Commentary by Melissa Homestead
Associate Professor of English at the University of Nebraska-Lincoln:
Readers who had followed Uncle Tom’s Cabin through twelve installments and eleven chapters were destined to be disappointed when they picked up the 21 August 1851 National Era looking for the next installment. Instead of finding Uncle Tom’s Cabin on the front page in the left column, they found the fifth installment of Patty Lee’s Ill-Starred. A tiny notice on page two told them: “Chapter XII of ‘Uncle Tom’s Cabin’ reached us at too late an hour for insertion this week. Mrs. Stowe having requested that it should not be divided, our readers may look for the entire chapter in the next Era.”
As twenty-first-century readers pause in their reading of the serial e-text of Uncle Tom’s Cabin, it’s worth pausing to think about how extraordinary it was for Stowe and the Era to produce this novel serially for the reading public over the course of nearly a year (about 11 months). Some nineteenth-century novelists who serialized their fiction approached magazine editors with complete (or nearly complete) manuscripts in hand. Stowe, however, was writing her novel week-by-week, just as her readers were reading it week-by-week. She was also, notably, writing the novel in Brunswick, Maine, while running a large household. The challenges of balancing her writing and her domestic role certainly might have delayed her writing of the installment, and the notice implies that she may have sent the installment late with instructions to delay its publication to the next issue rather than including only part of it.
However, consider the challenges of sending each manuscript installment by U.S. mail or private express from a small town north of Portland, Maine, to Washington, DC (then called “Washington City”), where Gamaliel Bailey edited and published The National Era. Bailey also had to conduct an elaborate juggling act, securing enough—but not too much—content to fill the Era’s four large newspaper-format pages, getting the content typeset and laid out in time for printing and mailing. Even though the Era was published in newspaper format and contained news content, particularly about slavery and abolition, much of the work of producing each issue, and especially typesetting installments of serial fiction, would have begun well in advance of the issue date on the masthead.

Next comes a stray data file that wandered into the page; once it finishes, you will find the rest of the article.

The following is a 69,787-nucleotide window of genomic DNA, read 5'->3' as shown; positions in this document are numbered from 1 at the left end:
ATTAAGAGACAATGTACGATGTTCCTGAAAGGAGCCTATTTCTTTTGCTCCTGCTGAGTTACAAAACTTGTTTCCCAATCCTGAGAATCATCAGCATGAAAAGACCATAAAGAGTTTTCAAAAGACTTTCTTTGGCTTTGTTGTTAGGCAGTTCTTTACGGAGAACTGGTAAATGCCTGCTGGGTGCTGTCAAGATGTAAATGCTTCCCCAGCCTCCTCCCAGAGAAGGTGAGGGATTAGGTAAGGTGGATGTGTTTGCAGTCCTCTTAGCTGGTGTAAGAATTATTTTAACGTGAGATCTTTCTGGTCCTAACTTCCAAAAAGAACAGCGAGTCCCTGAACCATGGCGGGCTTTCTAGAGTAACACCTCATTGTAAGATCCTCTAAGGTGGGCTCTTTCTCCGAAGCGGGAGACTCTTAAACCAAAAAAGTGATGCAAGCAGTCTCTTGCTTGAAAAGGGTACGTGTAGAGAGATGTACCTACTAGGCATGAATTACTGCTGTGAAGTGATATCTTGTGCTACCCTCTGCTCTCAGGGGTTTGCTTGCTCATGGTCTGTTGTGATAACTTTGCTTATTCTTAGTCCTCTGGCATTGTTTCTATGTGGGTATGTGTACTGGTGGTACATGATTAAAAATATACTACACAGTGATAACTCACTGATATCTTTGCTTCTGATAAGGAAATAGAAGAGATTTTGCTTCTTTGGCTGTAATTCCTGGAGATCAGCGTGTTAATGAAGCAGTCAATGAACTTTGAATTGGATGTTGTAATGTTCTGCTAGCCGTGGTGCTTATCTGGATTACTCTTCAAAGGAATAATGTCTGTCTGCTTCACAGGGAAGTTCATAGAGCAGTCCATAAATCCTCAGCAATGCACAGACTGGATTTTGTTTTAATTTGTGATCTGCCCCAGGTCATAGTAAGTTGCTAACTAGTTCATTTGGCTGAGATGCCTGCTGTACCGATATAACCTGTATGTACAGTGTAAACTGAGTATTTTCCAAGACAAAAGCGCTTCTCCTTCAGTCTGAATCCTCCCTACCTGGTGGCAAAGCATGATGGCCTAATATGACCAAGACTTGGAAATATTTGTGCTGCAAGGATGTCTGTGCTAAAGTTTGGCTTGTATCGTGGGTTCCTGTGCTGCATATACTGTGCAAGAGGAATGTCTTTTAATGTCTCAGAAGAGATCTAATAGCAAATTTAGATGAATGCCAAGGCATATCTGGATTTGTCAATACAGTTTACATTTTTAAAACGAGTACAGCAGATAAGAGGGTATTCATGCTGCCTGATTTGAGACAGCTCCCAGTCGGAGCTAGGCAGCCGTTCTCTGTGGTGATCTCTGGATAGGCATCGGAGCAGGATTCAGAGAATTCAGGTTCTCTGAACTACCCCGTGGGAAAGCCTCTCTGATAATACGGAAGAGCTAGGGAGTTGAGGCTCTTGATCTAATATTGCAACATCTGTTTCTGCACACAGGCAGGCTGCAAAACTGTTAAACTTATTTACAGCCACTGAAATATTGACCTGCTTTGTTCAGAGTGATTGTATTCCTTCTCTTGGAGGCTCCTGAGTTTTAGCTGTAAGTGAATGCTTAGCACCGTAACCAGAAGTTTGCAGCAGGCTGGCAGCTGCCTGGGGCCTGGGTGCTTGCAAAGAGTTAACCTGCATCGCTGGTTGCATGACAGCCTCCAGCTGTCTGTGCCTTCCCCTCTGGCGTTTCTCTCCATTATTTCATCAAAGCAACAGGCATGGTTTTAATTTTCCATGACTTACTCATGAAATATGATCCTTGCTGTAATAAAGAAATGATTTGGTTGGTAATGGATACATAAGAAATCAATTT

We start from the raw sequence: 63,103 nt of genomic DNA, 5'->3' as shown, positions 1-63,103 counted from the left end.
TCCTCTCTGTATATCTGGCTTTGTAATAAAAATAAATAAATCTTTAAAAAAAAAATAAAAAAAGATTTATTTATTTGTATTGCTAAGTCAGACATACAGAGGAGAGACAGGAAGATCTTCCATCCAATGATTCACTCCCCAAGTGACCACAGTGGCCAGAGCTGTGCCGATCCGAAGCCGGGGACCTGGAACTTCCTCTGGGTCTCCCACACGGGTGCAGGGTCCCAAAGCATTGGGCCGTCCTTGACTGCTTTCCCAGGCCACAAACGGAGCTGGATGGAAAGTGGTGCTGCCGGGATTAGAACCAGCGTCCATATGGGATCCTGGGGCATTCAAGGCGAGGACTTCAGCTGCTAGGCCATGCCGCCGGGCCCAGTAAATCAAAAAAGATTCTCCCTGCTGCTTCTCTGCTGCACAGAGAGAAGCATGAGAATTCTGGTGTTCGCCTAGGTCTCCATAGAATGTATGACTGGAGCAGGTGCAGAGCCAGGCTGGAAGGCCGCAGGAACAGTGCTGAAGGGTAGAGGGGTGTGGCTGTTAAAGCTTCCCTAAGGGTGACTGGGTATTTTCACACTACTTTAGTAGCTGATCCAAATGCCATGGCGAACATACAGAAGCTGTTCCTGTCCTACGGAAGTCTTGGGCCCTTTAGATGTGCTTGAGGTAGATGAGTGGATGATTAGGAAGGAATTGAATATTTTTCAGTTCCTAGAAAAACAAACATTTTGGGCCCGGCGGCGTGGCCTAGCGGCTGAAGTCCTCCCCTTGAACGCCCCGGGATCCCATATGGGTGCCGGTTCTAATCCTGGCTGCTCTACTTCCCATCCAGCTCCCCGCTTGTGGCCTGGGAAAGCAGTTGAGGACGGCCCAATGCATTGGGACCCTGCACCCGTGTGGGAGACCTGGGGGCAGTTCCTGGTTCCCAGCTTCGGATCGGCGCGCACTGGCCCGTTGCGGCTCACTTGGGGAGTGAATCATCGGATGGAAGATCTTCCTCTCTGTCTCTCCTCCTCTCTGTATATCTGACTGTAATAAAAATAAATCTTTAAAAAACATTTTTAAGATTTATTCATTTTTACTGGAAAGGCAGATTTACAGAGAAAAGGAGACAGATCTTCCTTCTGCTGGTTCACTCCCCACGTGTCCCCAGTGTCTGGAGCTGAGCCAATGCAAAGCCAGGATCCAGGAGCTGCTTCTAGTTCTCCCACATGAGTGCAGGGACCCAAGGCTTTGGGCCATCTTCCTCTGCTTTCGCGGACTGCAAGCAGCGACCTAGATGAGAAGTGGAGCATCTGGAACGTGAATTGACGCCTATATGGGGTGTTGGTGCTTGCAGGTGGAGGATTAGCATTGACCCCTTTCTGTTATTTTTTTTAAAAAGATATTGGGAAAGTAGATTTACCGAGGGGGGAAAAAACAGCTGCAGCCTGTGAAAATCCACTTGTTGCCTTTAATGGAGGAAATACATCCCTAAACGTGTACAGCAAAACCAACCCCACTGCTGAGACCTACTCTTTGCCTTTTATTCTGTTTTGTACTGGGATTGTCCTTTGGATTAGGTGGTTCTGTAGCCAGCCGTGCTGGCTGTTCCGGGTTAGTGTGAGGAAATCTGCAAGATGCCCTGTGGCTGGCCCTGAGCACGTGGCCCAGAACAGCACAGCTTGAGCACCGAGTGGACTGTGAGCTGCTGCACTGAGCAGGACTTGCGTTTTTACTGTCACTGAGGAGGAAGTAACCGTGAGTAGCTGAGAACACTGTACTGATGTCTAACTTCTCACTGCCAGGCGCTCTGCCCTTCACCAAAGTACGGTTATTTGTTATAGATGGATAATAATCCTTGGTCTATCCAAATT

Emma D. E. N. Southworth, Stowe’s contemporary, fellow National Era contributor, and eventually friend, published serial novels in weekly papers in this fashion for nearly forty years. Southworth’s serial novella Hickory Hall: Or the Outcast. A Romance of the Blue Ridge, a gothic tale about how slavery destroys an elite Southern family, appeared in the Era shortly before Uncle Tom’s Cabin (November 1850 through Janaury 1851). Southworth’s Mark Sutherland: or, Power and Principle, the title hero of which becomes an abolitionist politician, appeared January through August 1853, after Stowe’s novel concluded. Southworth occasionally started a serial late or failed to fulfill an obligation to contribute to a paper, but she never missed an installment once a serial began. In 1850 and 1851, when she contributed serials both to the Era and the Saturday Evening Post, she lived in Georgetown, making for easy delivery of the manuscript to the Era editorial offices and a relatively short and direct mail delivery to Philadelphia (where the Post was edited and published). Later, she contributed to the New-York Ledger, both from Washington and while living in Yonkers, a New York suburb, again, making delivery of manuscript relatively fast and straightforward. In contrast, Stowe’s weekly packages of manuscript pages of Uncle Tom’s Cabin had to travel more than 500 miles.
So let us pause and marvel at the fact that only three times in eleven months did installments of Uncle Tom’s Cabin fail to reach the offices of the National Era in time for regular serial publication.
Check out the top news stories, this week in 1851, here!